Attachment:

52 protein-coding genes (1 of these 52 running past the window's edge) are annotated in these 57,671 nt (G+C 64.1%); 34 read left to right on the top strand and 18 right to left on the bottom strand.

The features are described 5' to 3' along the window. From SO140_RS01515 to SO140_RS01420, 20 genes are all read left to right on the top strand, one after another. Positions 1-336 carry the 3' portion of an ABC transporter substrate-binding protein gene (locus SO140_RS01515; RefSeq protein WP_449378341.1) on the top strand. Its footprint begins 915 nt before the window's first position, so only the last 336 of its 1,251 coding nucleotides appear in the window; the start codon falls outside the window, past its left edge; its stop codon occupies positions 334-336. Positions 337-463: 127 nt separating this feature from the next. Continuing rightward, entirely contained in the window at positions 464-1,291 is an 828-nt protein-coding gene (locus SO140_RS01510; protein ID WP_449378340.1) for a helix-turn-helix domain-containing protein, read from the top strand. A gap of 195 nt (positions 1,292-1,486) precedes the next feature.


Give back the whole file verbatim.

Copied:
52 protein-coding genes (1 of these 52 running past the window's edge) are annotated in these 57,671 nt (G+C 64.1%); 34 read left to right on the top strand and 18 right to left on the bottom strand.

The features are described 5' to 3' along the window. From SO140_RS01515 to SO140_RS01420, 20 genes are all read left to right on the top strand, one after another. Positions 1-336 carry the 3' portion of an ABC transporter substrate-binding protein gene (locus SO140_RS01515; RefSeq protein WP_449378341.1) on the top strand. Its footprint begins 915 nt before the window's first position, so only the last 336 of its 1,251 coding nucleotides appear in the window; the start codon falls outside the window, past its left edge; its stop codon occupies positions 334-336. Positions 337-463: 127 nt separating this feature from the next. Continuing rightward, entirely contained in the window at positions 464-1,291 is an 828-nt protein-coding gene (locus SO140_RS01510; protein ID WP_449378340.1) for a helix-turn-helix domain-containing protein, read from the top strand. A gap of 195 nt (positions 1,292-1,486) precedes the next feature.